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NEW YORK (Reuters) - The owner of a popular collection of "high quality" cadavers has sued the manager of an exhibition at New York's South Street Seaport, seeking to prevent it from taking control of the bodies.
The lawsuit by Premier Exhibitions Inc, which stages human anatomy displays in U.S. and Canadian cities under the banner "Bodies ... The Exhibition," stems from more than $1 million of profits and licensing fees it says it is owed by Jam Exhibitions LLC, which promoted the New York display.
According to the lawsuit, Jam was removed as the New York promoter on July 20 and has said it has "insufficient funds" to pay what Premier is owed.
Atlanta-based Premier also said that, in light of Jam's removal, the exhibition manager Running Subway LLC has no legal right to continue managing the exhibition.
The lawsuit seeks to recover compensatory and punitive damages, remove Running Subway as manager, prevent Running Subway from "unlawfully possessing the specimens on display," and other remedies.
Jam, based in Chicago, did not immediately return an e-mail seeking comment. A lawyer for Running Subway did not immediately return a call and e-mail seeking comment.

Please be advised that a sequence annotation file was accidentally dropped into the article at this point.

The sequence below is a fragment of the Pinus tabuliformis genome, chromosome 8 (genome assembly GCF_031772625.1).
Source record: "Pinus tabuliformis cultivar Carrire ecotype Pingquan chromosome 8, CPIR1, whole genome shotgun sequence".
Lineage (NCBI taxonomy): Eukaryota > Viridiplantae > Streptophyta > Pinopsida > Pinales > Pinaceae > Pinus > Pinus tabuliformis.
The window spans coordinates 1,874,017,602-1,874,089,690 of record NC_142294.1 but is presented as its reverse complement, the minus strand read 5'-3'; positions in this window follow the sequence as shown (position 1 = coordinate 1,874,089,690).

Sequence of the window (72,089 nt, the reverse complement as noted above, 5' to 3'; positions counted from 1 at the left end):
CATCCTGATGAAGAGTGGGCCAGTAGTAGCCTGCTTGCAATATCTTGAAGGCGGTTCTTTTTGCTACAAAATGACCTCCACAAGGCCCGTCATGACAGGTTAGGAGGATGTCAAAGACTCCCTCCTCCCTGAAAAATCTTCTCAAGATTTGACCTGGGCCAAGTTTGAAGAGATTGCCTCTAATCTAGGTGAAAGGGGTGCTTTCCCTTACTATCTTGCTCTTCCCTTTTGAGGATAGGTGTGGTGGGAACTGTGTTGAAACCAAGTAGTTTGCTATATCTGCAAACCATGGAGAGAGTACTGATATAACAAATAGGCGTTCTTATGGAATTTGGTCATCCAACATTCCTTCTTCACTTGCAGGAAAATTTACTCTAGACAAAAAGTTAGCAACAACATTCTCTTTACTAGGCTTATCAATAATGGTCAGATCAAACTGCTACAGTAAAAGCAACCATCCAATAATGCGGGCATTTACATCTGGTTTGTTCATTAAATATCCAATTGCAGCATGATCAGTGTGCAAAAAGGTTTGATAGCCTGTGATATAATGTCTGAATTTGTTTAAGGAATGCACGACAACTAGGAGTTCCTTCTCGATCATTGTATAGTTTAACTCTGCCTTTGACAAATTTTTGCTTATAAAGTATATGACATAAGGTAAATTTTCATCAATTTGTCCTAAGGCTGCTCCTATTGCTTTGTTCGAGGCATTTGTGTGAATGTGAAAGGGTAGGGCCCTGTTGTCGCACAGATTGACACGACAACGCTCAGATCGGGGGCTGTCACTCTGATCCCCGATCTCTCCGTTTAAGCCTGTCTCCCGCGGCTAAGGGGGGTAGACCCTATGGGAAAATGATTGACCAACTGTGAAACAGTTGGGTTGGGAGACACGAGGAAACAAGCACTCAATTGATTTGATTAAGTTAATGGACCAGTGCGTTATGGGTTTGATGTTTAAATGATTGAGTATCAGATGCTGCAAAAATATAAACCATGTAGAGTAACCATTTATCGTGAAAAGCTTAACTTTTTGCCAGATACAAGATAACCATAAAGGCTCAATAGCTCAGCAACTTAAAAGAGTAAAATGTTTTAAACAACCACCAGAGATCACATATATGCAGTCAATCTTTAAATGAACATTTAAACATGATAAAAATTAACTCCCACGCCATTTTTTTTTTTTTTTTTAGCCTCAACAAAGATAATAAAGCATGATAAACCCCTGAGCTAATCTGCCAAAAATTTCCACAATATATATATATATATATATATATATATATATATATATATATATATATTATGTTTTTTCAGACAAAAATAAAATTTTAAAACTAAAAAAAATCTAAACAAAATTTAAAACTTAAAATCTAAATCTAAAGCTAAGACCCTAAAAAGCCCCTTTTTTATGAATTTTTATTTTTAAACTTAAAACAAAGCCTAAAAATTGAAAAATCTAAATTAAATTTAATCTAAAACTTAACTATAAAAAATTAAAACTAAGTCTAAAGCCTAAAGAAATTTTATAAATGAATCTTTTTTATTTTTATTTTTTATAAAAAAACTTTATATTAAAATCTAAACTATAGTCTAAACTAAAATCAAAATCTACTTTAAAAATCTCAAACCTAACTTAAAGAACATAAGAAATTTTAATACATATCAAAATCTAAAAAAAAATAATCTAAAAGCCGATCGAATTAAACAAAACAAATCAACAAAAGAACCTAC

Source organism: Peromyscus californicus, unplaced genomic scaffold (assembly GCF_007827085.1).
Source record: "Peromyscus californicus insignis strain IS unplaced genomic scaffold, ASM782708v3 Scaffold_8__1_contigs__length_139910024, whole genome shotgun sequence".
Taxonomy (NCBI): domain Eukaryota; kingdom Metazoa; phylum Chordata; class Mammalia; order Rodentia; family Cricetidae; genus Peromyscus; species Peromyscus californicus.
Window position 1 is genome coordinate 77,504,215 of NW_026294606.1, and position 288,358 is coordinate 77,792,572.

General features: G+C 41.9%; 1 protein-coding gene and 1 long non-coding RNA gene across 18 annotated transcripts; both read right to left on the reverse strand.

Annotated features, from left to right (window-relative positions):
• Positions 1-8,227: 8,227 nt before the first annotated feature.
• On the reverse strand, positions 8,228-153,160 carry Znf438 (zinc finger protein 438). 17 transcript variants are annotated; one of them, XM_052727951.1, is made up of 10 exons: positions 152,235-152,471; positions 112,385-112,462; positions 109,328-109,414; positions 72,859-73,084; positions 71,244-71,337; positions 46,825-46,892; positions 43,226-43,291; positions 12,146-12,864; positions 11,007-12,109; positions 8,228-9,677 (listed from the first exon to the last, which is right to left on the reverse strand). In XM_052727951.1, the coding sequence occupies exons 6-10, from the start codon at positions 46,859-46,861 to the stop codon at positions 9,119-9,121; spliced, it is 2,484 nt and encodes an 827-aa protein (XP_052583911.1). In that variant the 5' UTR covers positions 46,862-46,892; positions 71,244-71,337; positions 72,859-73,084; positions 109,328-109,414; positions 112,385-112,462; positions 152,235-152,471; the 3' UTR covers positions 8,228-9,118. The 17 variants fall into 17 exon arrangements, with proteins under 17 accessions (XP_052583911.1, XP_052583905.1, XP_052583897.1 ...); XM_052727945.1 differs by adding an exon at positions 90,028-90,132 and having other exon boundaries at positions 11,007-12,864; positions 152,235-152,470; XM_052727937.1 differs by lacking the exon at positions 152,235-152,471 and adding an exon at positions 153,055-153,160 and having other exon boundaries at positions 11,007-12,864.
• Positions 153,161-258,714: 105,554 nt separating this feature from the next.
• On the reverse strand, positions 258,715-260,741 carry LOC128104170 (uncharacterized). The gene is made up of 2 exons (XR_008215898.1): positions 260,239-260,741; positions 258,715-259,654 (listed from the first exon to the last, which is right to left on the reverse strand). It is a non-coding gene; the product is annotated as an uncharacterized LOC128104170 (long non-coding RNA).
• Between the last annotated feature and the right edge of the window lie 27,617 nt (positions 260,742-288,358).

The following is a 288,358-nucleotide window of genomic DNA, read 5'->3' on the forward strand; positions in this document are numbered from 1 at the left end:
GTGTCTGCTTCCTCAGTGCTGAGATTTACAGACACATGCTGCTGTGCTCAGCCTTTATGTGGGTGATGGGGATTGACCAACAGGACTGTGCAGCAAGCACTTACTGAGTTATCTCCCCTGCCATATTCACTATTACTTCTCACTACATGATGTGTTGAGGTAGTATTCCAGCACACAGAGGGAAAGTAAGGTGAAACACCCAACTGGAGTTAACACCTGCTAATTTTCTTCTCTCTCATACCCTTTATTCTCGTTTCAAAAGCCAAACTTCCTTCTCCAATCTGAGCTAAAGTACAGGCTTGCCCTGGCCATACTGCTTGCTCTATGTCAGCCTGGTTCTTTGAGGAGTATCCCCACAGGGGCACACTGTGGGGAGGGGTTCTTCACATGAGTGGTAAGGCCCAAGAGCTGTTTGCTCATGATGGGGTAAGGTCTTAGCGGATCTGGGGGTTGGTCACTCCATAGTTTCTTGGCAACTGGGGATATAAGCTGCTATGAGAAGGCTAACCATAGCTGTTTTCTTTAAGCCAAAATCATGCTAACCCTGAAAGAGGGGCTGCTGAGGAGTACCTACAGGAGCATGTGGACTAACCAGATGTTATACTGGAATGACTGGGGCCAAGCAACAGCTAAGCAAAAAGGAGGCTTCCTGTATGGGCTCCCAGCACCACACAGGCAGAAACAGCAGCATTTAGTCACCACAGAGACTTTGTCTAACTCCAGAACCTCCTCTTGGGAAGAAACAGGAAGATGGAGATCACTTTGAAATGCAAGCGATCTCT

According to the "Bodies ... The Exhibition" website, the displays feature "actual human specimens" that allow viewers "to peer inside yourself, to better understand how your elaborate and fascinating body works," and to help people become "more informed" about their own health care.
Tickets are also being sold for similar Bodies displays in Atlanta; Las Vegas; Quebec City; San Juan, Puerto Rico; and the Mall of America in Bloomington, Minnesota.
The case is Premier Exhibitions Inc v. Jam Exhibitions LLC, U.S. District Court, Southern District of New York (Manhattan), No. 09-6780.
Reporting by Jonathan Stempel; editing by Andre Grenon